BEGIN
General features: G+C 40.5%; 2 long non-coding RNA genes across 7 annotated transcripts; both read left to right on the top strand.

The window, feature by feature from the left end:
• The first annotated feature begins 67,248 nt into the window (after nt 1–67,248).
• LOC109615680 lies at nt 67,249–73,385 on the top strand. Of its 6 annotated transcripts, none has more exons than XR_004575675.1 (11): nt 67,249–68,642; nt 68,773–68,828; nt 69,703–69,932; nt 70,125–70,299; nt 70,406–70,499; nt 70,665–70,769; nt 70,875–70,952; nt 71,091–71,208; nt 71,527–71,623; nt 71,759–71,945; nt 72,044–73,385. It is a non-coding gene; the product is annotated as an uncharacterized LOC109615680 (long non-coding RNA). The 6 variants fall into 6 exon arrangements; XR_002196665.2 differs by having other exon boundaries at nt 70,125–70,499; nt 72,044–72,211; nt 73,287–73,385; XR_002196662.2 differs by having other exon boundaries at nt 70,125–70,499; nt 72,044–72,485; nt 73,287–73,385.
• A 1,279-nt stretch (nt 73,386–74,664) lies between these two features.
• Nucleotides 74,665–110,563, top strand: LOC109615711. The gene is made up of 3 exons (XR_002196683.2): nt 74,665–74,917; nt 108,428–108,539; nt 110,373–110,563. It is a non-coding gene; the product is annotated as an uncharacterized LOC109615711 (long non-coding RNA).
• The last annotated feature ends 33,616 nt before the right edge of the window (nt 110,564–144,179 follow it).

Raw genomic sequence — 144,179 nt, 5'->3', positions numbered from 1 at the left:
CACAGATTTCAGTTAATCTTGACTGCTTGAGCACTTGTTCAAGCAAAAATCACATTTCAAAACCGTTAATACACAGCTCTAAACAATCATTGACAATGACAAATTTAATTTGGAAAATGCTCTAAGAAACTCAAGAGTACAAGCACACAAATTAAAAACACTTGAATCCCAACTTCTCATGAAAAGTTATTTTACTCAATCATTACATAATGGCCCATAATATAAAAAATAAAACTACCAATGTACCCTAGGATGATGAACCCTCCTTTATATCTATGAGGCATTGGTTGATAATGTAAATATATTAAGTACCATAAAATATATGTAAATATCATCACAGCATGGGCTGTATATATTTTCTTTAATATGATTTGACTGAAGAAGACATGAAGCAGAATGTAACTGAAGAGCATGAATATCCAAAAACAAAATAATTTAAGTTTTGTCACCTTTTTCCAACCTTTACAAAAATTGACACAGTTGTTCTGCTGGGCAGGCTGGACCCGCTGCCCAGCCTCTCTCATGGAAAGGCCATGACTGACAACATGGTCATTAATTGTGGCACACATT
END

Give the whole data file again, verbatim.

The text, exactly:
General features: G+C 40.5%; 2 long non-coding RNA genes across 7 annotated transcripts; both read left to right on the top strand.

The window, feature by feature from the left end:
• The first annotated feature begins 67,248 nt into the window (after nt 1–67,248).
• LOC109615680 lies at nt 67,249–73,385 on the top strand. Of its 6 annotated transcripts, none has more exons than XR_004575675.1 (11): nt 67,249–68,642; nt 68,773–68,828; nt 69,703–69,932; nt 70,125–70,299; nt 70,406–70,499; nt 70,665–70,769; nt 70,875–70,952; nt 71,091–71,208; nt 71,527–71,623; nt 71,759–71,945; nt 72,044–73,385. It is a non-coding gene; the product is annotated as an uncharacterized LOC109615680 (long non-coding RNA). The 6 variants fall into 6 exon arrangements; XR_002196665.2 differs by having other exon boundaries at nt 70,125–70,499; nt 72,044–72,211; nt 73,287–73,385; XR_002196662.2 differs by having other exon boundaries at nt 70,125–70,499; nt 72,044–72,485; nt 73,287–73,385.
• A 1,279-nt stretch (nt 73,386–74,664) lies between these two features.
• Nucleotides 74,665–110,563, top strand: LOC109615711. The gene is made up of 3 exons (XR_002196683.2): nt 74,665–74,917; nt 108,428–108,539; nt 110,373–110,563. It is a non-coding gene; the product is annotated as an uncharacterized LOC109615711 (long non-coding RNA).
• The last annotated feature ends 33,616 nt before the right edge of the window (nt 110,564–144,179 follow it).

Raw genomic sequence — 144,179 nt, 5'->3', positions numbered from 1 at the left:
CACAGATTTCAGTTAATCTTGACTGCTTGAGCACTTGTTCAAGCAAAAATCACATTTCAAAACCGTTAATACACAGCTCTAAACAATCATTGACAATGACAAATTTAATTTGGAAAATGCTCTAAGAAACTCAAGAGTACAAGCACACAAATTAAAAACACTTGAATCCCAACTTCTCATGAAAAGTTATTTTACTCAATCATTACATAATGGCCCATAATATAAAAAATAAAACTACCAATGTACCCTAGGATGATGAACCCTCCTTTATATCTATGAGGCATTGGTTGATAATGTAAATATATTAAGTACCATAAAATATATGTAAATATCATCACAGCATGGGCTGTATATATTTTCTTTAATATGATTTGACTGAAGAAGACATGAAGCAGAATGTAACTGAAGAGCATGAATATCCAAAAACAAAATAATTTAAGTTTTGTCACCTTTTTCCAACCTTTACAAAAATTGACACAGTTGTTCTGCTGGGCAGGCTGGACCCGCTGCCCAGCCTCTCTCATGGAAAGGCCATGACTGACAACATGGTCATTAATTGTGGCACACATT